Did You Know?

The Chicago region’s current hub-and-spoke transit system leaves nearly half a million Cook County residents stranded in transit deserts.

Limiting turns could save lives

It’s no secret that the majority of crashes that result in people walking and biking being killed involve turning vehicles. The question is what can be done about it.

Recent Chicago crash analysis found 52 percent of pedestrian crashes at signalized intersections involved turning vehicles; 36 percent were left turns and 16 percent were right turns.

People biking are more likely to be involved in “right hook” crashes where a person driving passes to the left of a person biking and then makes a right turn. Fifty-five percent of bicycle crashes occur at intersections.

Sign our Vision Zero Call to Action to show your support for limiting turns.

Twenty-three year-old Anastasia Kondrasheva was killed by the driver of a flatbed truck in a right-hook crash in Roscoe Village in September.

Chicago’s regional planning agency has found reducing turning conflicts is one of the most cost-effective ways to improve traffic safety. Relatively minor changes like adjusting signal timing or restricting turns in high-crash corridors can be done quickly at low cost.

These strategies have proven effective at improving safety not just in Chicago but in cities across the U.S. Here are some changes Chicago should consider:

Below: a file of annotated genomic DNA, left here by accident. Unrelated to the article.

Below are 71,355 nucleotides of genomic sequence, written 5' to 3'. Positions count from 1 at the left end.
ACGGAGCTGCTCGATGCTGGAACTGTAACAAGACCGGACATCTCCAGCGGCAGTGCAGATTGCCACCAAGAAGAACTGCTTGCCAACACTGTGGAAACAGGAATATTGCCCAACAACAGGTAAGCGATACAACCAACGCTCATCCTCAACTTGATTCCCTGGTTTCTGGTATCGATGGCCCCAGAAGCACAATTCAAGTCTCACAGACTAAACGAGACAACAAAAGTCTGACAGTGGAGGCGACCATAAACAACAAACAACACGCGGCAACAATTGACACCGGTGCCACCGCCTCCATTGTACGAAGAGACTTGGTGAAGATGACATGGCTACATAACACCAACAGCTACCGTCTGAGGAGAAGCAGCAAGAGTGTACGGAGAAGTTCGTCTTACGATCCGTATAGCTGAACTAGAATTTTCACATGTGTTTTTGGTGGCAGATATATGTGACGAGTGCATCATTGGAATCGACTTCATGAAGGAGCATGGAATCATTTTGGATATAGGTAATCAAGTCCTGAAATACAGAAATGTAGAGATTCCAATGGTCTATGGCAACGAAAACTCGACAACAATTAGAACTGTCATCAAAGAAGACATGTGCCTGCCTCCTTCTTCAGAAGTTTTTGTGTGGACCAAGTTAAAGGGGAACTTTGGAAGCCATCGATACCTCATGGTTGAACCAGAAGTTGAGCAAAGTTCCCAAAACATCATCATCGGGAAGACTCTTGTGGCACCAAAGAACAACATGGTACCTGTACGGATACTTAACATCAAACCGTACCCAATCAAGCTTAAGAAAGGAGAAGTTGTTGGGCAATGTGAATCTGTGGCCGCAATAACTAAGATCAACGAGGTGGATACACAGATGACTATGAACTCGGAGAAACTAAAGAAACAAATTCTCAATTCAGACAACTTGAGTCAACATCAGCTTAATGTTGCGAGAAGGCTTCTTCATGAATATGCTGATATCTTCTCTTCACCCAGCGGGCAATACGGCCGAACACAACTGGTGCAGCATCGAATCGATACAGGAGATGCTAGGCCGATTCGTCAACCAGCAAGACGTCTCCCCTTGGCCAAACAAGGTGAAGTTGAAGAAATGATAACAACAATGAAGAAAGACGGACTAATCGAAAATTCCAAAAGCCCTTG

1. Restricting turns in high-crash zones: Right hook crashes are some of the deadliest road conflicts in the city – especially for people biking – and many crashes with people walking involve left-turning vehicles. Chicago should identify corridors with the most right- and left-turning conflicts and limit or eliminate turns in those corridors.

    On Jackson Avenue in New York City, limiting turns – in addition to upgrading intersection infrastructure – eliminated 63 percent of all injury crashes at one intersection. In San Francisco, the Safer Market Street project led to fewer turning vehicles on one of the busiest corridors in the city.

  2. Upgrading intersection infrastructure: Chicago has already debuted one of the first protected intersections in the U.S. and set ambitious goals for installing pedestrian countdown signals and leading pedestrian intervals at busy intersections. Chicago should further upgrade infrastructure at high-crash intersection, with a focus on protecting the most vulnerable users who are biking and walking.

    The City of Los Angeles installed a pedestrian scramble at the intersection of Hollywood and Highland, increasing safety for people walking by stopping vehicle traffic in all four directions during the crossing period. The city immediately began to see fewer crashes and injuries there.

Limiting and protecting turns are low-cost ways to make progress on Vision Zero. Sign our Call to Action to show you’re on board.

Learn more about Vision Zero  including our policy recommendations on commercial vehicles, hit and run crashes, and speed reduction  on our Vision Zero campaign page.

Graphic Credit: National Association of City Transportation Officials